Germany’s ‘recession’ likely to rise… Russia’s gas crisis deepens

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German Chancellor Olaf Scholz (left) and Russian President Vladimir Putin (right). 2022.02.21/News1 © AFP=News1 © News1 Reporter Minsu Kim

Germany’s gas supply from Russia is declining sharply, and if the supply is cut off completely, Germany is likely to fall into a recession, the Bundesverband der Deutschen Industrie (BDI) has warned.

According to Reuters, the German Industry Association on the 21st (local time) downgraded its forecast for Germany’s economic growth rate this year to 1.5%. Prior to February 24, when Russia invaded Ukraine, the previous forecast for growth was 3.5%.

Russia last week reduced the delivery volume of Nordstream 1 pipeline, which is connected by land with Germany, by 40%. For Germany, which has depended on Russia for 55% of its gas supply, it is bound to be a big shock. In response, the German government even announced an emergency restart policy for coal power plants on the weekend of the 19th.

Suspension of coal power generation is a major agenda led by the European Union (EU) led by Germany, and this shift in position is a significant change.

Germany has decided to completely suspend operation of coal power plants by 2038 during the previous Merkel administration, and the Green Party, a coalition partner of the new Scholz government that took power last year, has insisted on moving that time to 2030.

In the end, it is evaluated that it reflects the sense of crisis that the European economy is heading to a cliff as oil prices soar by breaking new records every day and inflation soars.

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German economy minister Robert Havek said the attack was part of Russian President Vladimir Putin’s plan to incite fear in the West.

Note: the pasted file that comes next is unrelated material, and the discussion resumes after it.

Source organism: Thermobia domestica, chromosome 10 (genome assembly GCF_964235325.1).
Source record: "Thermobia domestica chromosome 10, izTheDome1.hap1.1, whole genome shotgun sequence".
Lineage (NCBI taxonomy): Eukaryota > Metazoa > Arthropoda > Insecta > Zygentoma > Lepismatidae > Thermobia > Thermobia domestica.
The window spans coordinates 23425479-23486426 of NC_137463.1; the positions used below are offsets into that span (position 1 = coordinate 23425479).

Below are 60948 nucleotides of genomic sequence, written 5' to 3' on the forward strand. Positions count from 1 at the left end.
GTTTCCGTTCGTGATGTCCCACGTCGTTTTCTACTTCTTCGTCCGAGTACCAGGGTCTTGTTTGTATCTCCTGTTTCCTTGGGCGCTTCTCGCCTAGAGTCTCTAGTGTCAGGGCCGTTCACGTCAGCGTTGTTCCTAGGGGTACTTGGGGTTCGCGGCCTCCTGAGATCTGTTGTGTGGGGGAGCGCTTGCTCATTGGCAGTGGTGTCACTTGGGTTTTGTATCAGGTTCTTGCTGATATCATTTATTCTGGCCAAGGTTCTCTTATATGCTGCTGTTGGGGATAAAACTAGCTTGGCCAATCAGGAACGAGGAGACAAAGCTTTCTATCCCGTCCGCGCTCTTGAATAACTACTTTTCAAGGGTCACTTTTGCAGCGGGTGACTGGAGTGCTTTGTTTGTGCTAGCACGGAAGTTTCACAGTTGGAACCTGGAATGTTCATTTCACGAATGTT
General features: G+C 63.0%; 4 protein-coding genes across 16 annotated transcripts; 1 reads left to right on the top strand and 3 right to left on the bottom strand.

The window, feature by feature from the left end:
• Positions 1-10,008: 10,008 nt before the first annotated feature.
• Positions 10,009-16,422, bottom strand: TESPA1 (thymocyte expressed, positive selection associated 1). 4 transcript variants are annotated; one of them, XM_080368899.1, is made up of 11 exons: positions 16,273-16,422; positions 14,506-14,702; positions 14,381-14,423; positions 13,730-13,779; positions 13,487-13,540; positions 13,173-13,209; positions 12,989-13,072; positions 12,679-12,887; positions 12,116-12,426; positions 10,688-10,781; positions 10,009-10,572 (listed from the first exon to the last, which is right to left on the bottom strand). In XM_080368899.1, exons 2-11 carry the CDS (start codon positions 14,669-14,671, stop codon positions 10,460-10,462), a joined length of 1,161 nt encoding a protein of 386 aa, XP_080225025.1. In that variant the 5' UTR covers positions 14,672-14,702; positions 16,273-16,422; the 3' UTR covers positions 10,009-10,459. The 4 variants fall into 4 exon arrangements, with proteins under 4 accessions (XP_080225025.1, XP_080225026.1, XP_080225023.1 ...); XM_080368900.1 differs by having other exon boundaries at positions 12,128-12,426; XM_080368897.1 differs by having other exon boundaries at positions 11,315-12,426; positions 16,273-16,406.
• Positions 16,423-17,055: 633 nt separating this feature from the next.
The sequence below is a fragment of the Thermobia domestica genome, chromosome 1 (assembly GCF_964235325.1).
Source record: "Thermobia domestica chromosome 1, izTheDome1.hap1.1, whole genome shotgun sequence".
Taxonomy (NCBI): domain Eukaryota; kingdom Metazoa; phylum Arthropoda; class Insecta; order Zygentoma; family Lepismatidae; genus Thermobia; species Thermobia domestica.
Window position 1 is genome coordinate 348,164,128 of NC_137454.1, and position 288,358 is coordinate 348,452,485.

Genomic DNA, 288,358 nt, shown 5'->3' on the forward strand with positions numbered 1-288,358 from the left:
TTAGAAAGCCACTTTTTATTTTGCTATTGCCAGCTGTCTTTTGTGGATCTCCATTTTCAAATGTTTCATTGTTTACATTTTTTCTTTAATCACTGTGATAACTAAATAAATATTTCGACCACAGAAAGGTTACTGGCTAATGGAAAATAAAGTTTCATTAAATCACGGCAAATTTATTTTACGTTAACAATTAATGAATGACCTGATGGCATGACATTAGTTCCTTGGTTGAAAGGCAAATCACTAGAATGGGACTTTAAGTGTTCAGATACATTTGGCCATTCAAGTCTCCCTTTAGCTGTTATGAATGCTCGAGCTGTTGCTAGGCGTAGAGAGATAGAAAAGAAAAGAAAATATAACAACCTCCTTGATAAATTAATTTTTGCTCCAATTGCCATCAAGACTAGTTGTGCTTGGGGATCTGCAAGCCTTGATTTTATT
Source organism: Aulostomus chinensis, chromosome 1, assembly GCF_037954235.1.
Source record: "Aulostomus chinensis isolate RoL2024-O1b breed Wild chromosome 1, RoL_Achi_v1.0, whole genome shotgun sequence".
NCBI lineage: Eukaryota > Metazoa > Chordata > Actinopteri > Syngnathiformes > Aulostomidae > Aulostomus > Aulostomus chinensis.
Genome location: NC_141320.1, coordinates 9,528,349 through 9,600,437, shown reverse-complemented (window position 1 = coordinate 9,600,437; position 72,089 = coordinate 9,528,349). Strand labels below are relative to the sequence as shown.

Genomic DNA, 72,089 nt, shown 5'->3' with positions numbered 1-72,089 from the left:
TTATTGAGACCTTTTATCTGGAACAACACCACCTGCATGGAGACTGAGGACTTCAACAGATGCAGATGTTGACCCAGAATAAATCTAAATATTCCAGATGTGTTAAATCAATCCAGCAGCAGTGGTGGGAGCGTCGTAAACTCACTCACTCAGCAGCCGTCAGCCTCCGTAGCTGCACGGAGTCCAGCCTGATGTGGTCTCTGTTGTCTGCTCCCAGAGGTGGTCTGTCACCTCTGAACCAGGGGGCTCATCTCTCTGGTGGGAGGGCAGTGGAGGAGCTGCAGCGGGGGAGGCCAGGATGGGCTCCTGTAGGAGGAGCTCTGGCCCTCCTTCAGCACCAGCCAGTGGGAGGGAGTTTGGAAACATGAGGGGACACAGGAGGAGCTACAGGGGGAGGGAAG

The German government first activated the first stage of the early warning stage of the three-stage plan to respond to the gas supply crisis. The government plans to introduce a new gas auction system in the coming weeks to encourage manufacturers to voluntarily cut gas consumption.

German Chancellor Olaf Scholz said earlier that it was “too early to declare a state of emergency at level 3,” but said it was uncertain whether the current gas supply would make it through the winter.

Germany is not alone in the growing sense of crisis. An increasing number of countries, such as Austria, Denmark and the Netherlands, are operating the first stage of early warning.

At the EU level, Ursula von der Leyen wants to accelerate the plan to ‘increase renewable energy generation’ along with efforts to ‘diversify gas supply’, such as importing liquefied natural gas (LNG) offshore from Israel, Cyprus, and Egypt. The executive chairman said in an interview with the Financial Times (FT).

The standard gasoline price in Europe is currently around 126 euros per megathour (MWh), more stable than this year’s high of 335 euros, but it is more than 300% higher than the previous year, Reuters added.

sabi@news1.kr

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